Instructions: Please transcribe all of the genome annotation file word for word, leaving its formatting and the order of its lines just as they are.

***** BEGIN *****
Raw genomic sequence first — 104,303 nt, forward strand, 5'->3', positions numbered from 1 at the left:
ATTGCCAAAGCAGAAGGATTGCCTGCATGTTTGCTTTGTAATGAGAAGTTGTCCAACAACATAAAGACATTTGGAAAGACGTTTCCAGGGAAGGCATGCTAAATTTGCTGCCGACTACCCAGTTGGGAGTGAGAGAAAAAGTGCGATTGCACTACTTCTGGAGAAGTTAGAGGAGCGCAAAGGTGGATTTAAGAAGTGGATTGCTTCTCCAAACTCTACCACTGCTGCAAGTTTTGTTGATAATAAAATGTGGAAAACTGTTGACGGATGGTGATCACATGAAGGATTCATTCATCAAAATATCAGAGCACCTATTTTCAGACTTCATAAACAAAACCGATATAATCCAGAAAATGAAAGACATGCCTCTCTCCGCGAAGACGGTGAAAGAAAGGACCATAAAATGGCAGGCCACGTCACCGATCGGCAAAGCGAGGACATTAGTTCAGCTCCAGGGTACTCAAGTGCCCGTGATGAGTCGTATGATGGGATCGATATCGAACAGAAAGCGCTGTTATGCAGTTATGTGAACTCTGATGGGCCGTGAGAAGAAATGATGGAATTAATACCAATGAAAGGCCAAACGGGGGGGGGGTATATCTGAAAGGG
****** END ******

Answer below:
Raw genomic sequence first — 104,303 nt, forward strand, 5'->3', positions numbered from 1 at the left:
ATTGCCAAAGCAGAAGGATTGCCTGCATGTTTGCTTTGTAATGAGAAGTTGTCCAACAACATAAAGACATTTGGAAAGACGTTTCCAGGGAAGGCATGCTAAATTTGCTGCCGACTACCCAGTTGGGAGTGAGAGAAAAAGTGCGATTGCACTACTTCTGGAGAAGTTAGAGGAGCGCAAAGGTGGATTTAAGAAGTGGATTGCTTCTCCAAACTCTACCACTGCTGCAAGTTTTGTTGATAATAAAATGTGGAAAACTGTTGACGGATGGTGATCACATGAAGGATTCATTCATCAAAATATCAGAGCACCTATTTTCAGACTTCATAAACAAAACCGATATAATCCAGAAAATGAAAGACATGCCTCTCTCCGCGAAGACGGTGAAAGAAAGGACCATAAAATGGCAGGCCACGTCACCGATCGGCAAAGCGAGGACATTAGTTCAGCTCCAGGGTACTCAAGTGCCCGTGATGAGTCGTATGATGGGATCGATATCGAACAGAAAGCGCTGTTATGCAGTTATGTGAACTCTGATGGGCCGTGAGAAGAAATGATGGAATTAATACCAATGAAAGGCCAAACGGGGGGGGGGTATATCTGAAAGGG